When we were preparing to depart Houston, a female neighbor told me that one of the things most difficult for her in a new city was finding a hairdresser. Being a low maintenance woman, but also being possessed of totally unmanageable hair, I remember looking at her straight, long hair and thinking, “You’re crazy.” How hard could it be to cut that hair? And getting a job in our new location seemed like it would be a much more difficult hunt than the one to be conducted for a stylist.
I’ve had some marvelously uncomfortable surprises since our relocation, one of which had nothing to do with finding a job.
In all fairness, I can’t lay the blame for my ‘do (or rather, my ‘do-wrong) at the scissorhands of the local stylists only. Before I found a person in Houston who could snip her way competently through the Medusa landscape of my head, I came out of salons looking alternately like James Dean, Max Headroom or a sickly Chia pet. One little Vietnamese girl pressed me into the chair while saying, “You gonna look so cute when we done with you.” That should have been my cue to FLEE since I have not been cute since babyhood, but after waiting nearly an hour for a stylist, I squelched my apprehension and submitted to her ministrations. I came out with a very short cut complete with a tail that went unnoticed till I got home; she must have hidden it in my collar. I had Mike take a scissors to the goofy appendage with hardly worse results than those for which I’d just paid. Was I cute? I don’t know. Was I satisfied? No. I also had one woman who could cut my hair in five minutes or less. It looked like a five minute cut, too. When stylists routinely start cutting from the back side there’s no chance to say the cut’s too short by the time they round the clubhouse turn of my head and flatten out toward the finish line.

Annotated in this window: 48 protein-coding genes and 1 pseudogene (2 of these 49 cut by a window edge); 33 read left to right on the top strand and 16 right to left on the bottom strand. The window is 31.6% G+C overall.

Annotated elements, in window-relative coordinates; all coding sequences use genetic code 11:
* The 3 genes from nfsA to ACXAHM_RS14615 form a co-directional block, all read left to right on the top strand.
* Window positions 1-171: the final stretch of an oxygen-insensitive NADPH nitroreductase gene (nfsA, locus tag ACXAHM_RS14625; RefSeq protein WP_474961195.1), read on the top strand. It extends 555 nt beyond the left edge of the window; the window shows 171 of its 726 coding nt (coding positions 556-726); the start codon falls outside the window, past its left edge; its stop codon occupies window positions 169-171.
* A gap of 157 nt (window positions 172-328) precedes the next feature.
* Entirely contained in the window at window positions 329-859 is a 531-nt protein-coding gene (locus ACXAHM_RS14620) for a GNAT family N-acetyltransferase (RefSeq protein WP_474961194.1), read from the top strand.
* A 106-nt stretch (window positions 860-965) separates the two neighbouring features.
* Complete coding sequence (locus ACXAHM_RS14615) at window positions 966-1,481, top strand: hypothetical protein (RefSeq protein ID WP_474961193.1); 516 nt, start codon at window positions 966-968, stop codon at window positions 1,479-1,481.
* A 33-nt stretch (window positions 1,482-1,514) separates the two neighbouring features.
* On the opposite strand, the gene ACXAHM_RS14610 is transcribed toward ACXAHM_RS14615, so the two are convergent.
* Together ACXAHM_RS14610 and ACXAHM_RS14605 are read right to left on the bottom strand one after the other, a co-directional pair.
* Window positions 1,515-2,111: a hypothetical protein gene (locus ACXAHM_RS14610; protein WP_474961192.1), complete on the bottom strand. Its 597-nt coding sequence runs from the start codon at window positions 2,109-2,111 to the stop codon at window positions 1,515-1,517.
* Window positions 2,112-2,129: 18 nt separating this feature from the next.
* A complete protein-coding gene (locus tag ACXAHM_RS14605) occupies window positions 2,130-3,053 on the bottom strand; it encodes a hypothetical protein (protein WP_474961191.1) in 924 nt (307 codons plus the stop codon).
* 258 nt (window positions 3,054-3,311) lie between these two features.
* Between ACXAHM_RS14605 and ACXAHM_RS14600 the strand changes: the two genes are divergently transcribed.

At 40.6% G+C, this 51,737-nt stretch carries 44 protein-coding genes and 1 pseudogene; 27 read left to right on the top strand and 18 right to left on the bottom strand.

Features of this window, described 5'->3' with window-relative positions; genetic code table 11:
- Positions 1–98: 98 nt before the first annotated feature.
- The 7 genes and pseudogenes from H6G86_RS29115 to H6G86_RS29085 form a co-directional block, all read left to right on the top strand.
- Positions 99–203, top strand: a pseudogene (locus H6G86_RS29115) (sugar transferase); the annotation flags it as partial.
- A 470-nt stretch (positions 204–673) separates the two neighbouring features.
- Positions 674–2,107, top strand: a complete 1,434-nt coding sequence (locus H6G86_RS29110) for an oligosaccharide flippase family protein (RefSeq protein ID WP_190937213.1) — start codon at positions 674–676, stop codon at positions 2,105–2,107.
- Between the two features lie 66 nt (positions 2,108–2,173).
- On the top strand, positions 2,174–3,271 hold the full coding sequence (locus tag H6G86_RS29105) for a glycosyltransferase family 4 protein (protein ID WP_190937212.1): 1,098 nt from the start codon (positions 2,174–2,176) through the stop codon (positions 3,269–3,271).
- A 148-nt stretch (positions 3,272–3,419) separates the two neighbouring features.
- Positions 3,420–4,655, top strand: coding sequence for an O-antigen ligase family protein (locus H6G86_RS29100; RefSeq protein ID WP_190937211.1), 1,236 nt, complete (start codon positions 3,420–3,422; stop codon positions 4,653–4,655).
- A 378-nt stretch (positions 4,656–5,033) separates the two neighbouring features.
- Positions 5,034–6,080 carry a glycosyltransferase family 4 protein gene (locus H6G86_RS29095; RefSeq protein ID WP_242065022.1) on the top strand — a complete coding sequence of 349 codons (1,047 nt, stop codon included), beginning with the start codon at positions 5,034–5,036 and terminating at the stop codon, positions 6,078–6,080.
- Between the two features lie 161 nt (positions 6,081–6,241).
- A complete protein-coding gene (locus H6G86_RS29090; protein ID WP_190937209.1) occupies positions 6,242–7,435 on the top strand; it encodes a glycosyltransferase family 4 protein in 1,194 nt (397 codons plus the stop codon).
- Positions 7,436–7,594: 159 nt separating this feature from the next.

Each prospective stylist receives a stock recitation of my very simple needs: clean it up, not too short, I don’t use a blow dryer or a brush. I want to get up in the morning and push my curls around for the shortest time possible so my head won’t look like a bed spring. I don’t want to control my hair, I just want to get along with it. I’m pretty much walking around under it hoping for the best.